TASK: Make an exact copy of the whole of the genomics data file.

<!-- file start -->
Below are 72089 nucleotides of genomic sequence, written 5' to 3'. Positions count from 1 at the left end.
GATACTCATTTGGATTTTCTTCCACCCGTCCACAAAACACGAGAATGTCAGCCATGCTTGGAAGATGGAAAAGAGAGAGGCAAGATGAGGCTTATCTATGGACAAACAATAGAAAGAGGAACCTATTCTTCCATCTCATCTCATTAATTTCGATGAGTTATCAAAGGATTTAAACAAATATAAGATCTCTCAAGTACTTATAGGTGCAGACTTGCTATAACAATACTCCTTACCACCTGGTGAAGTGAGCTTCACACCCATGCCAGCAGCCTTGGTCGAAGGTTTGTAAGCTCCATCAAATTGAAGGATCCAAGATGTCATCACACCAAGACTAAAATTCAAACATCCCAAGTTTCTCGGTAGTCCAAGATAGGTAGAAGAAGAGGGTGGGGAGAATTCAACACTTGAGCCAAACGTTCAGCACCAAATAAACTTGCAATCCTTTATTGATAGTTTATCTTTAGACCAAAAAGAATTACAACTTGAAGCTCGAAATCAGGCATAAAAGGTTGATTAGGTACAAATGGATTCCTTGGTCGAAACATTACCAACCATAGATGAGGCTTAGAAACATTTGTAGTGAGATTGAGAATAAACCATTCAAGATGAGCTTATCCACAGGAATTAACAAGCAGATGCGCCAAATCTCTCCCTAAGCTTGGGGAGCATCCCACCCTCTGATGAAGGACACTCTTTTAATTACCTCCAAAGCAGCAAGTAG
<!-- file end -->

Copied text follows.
Below are 72089 nucleotides of genomic sequence, written 5' to 3'. Positions count from 1 at the left end.
GATACTCATTTGGATTTTCTTCCACCCGTCCACAAAACACGAGAATGTCAGCCATGCTTGGAAGATGGAAAAGAGAGAGGCAAGATGAGGCTTATCTATGGACAAACAATAGAAAGAGGAACCTATTCTTCCATCTCATCTCATTAATTTCGATGAGTTATCAAAGGATTTAAACAAATATAAGATCTCTCAAGTACTTATAGGTGCAGACTTGCTATAACAATACTCCTTACCACCTGGTGAAGTGAGCTTCACACCCATGCCAGCAGCCTTGGTCGAAGGTTTGTAAGCTCCATCAAATTGAAGGATCCAAGATGTCATCACACCAAGACTAAAATTCAAACATCCCAAGTTTCTCGGTAGTCCAAGATAGGTAGAAGAAGAGGGTGGGGAGAATTCAACACTTGAGCCAAACGTTCAGCACCAAATAAACTTGCAATCCTTTATTGATAGTTTATCTTTAGACCAAAAAGAATTACAACTTGAAGCTCGAAATCAGGCATAAAAGGTTGATTAGGTACAAATGGATTCCTTGGTCGAAACATTACCAACCATAGATGAGGCTTAGAAACATTTGTAGTGAGATTGAGAATAAACCATTCAAGATGAGCTTATCCACAGGAATTAACAAGCAGATGCGCCAAATCTCTCCCTAAGCTTGGGGAGCATCCCACCCTCTGATGAAGGACACTCTTTTAATTACCTCCAAAGCAGCAAGTAG